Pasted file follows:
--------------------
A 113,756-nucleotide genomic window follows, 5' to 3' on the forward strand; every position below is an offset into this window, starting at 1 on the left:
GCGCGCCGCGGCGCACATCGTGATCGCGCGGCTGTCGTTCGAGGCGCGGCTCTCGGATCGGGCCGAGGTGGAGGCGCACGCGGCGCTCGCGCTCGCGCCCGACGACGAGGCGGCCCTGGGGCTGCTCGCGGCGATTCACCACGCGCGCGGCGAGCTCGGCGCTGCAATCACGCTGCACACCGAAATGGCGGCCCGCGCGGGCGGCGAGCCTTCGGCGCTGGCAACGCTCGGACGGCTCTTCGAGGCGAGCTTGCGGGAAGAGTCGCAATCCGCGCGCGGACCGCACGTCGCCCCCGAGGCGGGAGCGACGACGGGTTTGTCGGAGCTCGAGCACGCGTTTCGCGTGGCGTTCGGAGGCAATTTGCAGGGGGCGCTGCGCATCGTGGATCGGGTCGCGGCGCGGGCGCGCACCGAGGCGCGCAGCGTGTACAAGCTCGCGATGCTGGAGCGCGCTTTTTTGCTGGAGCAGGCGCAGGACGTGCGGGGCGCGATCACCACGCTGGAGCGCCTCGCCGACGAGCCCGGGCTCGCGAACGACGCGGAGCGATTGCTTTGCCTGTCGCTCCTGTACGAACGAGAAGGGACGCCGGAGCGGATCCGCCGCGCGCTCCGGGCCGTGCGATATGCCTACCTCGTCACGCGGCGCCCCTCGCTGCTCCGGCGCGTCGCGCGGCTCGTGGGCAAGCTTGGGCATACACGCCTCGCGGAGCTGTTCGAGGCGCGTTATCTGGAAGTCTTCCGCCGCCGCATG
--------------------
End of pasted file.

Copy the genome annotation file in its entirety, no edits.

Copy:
A 113,756-nucleotide genomic window follows, 5' to 3' on the forward strand; every position below is an offset into this window, starting at 1 on the left:
GCGCGCCGCGGCGCACATCGTGATCGCGCGGCTGTCGTTCGAGGCGCGGCTCTCGGATCGGGCCGAGGTGGAGGCGCACGCGGCGCTCGCGCTCGCGCCCGACGACGAGGCGGCCCTGGGGCTGCTCGCGGCGATTCACCACGCGCGCGGCGAGCTCGGCGCTGCAATCACGCTGCACACCGAAATGGCGGCCCGCGCGGGCGGCGAGCCTTCGGCGCTGGCAACGCTCGGACGGCTCTTCGAGGCGAGCTTGCGGGAAGAGTCGCAATCCGCGCGCGGACCGCACGTCGCCCCCGAGGCGGGAGCGACGACGGGTTTGTCGGAGCTCGAGCACGCGTTTCGCGTGGCGTTCGGAGGCAATTTGCAGGGGGCGCTGCGCATCGTGGATCGGGTCGCGGCGCGGGCGCGCACCGAGGCGCGCAGCGTGTACAAGCTCGCGATGCTGGAGCGCGCTTTTTTGCTGGAGCAGGCGCAGGACGTGCGGGGCGCGATCACCACGCTGGAGCGCCTCGCCGACGAGCCCGGGCTCGCGAACGACGCGGAGCGATTGCTTTGCCTGTCGCTCCTGTACGAACGAGAAGGGACGCCGGAGCGGATCCGCCGCGCGCTCCGGGCCGTGCGATATGCCTACCTCGTCACGCGGCGCCCCTCGCTGCTCCGGCGCGTCGCGCGGCTCGTGGGCAAGCTTGGGCATACACGCCTCGCGGAGCTGTTCGAGGCGCGTTATCTGGAAGTCTTCCGCCGCCGCATG